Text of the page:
Mr. Maquera also discussed one of his company’s innovative products, GCash, a mobile money service regulated by the Bangko Sentral ng Pilipinas that lets users send and receive money and pay bills, among many other things. The service has around 20 million customers and 65,000 partner merchants. He also mentioned RUSH, their customer engagement program.
E-commerce in Southeast Asia, which has more than 600 million people, is growing, Mr. Alimurung emphasized. Citing data from Google and Temasek, a global investment company, he noted that the region’s Internet economy will reach $240 billion by 2025, while the e-commerce market in the Philippines will be worth $10 billion by the same year.
Lazada is a giant in the e-commerce market of Southeast Asia. Its Web site enjoys tens of millions of monthly Web visits. According to App Annie, a provider of mobile market data, Lazada’s app was the top shopping app in the region in 2018. In the Philippines, the e-commerce company has a seller base of about 50,000 offering around 80 million products. The company also has three fulfillment centers, a “sort center,” and 50 logistics hubs. According to Mr. Alimurung, their mission is to accelerate progress in Southeast Asia through commerce and technology. He also noted that they “fire up” the growth of the so-called “super e-businesses” in the region.
In addition to his company, Mr. Alimurung discussed the emergence of the “new retail,” which is consumer-centric and characterized by the seamless integration of the offline and the online. Among the “new retail” features of Lazada’s app include live streaming, which allows brands and sellers to engage directly with customers, and games (Lazgames), through which shoppers can win and collect vouchers.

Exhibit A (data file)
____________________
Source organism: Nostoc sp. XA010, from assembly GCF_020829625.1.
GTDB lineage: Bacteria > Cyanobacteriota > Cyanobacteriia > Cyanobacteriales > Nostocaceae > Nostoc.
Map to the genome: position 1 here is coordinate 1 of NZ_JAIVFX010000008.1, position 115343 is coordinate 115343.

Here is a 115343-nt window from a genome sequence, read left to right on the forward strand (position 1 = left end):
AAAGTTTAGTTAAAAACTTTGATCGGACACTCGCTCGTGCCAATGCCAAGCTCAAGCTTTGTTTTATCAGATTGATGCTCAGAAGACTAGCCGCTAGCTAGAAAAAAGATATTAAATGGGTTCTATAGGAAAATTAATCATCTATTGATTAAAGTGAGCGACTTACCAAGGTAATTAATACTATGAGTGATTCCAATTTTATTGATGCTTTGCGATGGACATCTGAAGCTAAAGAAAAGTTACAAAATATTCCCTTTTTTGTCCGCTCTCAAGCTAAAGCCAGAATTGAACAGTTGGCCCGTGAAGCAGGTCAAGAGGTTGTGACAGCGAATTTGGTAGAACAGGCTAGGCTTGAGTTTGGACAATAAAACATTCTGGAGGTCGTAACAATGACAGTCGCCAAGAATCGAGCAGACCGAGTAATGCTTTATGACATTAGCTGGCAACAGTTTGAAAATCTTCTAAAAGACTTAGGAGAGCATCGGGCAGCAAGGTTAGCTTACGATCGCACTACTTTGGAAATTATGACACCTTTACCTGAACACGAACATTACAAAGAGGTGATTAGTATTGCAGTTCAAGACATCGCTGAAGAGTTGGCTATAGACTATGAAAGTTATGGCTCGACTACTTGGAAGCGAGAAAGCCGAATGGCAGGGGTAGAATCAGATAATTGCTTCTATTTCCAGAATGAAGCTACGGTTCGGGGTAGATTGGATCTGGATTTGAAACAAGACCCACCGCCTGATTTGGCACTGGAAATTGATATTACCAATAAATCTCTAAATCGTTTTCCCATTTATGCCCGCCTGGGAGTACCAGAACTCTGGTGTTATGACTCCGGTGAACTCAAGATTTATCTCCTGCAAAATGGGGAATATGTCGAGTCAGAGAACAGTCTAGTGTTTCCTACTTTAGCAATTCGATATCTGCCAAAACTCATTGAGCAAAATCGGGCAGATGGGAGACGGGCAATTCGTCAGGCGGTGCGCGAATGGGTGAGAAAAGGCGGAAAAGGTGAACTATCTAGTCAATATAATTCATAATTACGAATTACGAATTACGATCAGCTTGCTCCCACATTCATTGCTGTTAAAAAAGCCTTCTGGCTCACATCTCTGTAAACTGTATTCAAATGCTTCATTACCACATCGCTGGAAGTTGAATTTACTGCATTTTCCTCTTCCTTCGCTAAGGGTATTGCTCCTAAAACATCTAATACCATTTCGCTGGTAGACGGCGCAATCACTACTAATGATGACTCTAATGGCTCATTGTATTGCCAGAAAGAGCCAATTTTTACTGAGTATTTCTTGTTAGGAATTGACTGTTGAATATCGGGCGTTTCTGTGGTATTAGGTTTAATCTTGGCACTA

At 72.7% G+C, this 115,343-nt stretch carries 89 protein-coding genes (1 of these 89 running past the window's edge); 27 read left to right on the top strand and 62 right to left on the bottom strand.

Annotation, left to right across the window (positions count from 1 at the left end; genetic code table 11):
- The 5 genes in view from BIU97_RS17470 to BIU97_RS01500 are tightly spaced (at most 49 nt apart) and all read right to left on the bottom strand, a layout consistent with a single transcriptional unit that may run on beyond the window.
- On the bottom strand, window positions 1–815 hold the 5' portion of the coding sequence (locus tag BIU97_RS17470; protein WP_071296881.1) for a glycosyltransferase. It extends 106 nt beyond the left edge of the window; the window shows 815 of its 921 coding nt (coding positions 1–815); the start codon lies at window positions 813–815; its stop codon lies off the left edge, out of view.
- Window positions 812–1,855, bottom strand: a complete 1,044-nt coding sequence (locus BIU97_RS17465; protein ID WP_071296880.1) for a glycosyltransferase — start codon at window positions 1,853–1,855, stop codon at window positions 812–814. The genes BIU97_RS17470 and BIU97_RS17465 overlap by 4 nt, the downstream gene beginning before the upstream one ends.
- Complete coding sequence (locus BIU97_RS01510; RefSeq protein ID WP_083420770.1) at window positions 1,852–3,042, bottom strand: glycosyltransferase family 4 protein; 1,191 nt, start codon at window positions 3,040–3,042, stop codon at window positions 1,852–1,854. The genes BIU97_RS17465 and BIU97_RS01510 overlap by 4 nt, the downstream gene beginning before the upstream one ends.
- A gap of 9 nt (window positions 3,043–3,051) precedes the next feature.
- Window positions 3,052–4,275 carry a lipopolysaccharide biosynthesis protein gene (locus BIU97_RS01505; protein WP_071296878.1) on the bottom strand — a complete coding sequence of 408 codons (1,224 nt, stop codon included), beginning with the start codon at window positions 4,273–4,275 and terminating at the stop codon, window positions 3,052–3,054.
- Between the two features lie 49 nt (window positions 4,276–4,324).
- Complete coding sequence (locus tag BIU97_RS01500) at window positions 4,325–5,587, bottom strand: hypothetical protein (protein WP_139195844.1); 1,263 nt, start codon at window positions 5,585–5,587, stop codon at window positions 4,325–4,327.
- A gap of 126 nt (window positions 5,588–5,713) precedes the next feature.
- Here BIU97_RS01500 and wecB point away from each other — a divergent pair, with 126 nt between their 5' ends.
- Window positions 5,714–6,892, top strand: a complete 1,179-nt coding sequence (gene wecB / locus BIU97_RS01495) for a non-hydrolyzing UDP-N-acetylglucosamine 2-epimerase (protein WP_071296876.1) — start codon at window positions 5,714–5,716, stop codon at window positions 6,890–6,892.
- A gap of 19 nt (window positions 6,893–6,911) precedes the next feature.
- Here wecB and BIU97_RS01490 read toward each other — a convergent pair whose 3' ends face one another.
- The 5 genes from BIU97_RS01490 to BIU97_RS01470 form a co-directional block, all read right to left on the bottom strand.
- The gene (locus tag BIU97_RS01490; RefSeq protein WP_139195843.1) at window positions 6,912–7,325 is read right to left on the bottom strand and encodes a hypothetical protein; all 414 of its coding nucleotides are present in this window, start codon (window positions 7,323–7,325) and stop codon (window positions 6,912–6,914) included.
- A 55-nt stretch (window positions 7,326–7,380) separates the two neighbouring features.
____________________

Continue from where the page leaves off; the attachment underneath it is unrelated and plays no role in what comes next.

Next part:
The growth of e-commerce means a “parcel explosion,” according to Mr. Robertz. He noted that digital transformation is changing the requirements of traditional business supply chains and that logistics is getting more complex. He also noted that in the country logistics is a “big” and “unresolved” challenge that “touches everyone.” According to a report released late last year by the Department of Trade and Industry and the World Bank, manufacturing companies in the Philippines face higher logistics costs than those in the neighboring countries of Indonesia, Vietnam and Thailand.
Entrego is a relatively new player in the local logistics industry, having started in 2017. It offers express parcel delivery, freight forwarding and fulfillment and contract logistics services. Mr. Robertz said their company has already built a nationwide delivery network with 54 distribution hubs and has become a trusted partner for a diverse set of clients. Entrego has more than 200 full-time employees and over 2,000 delivery representatives.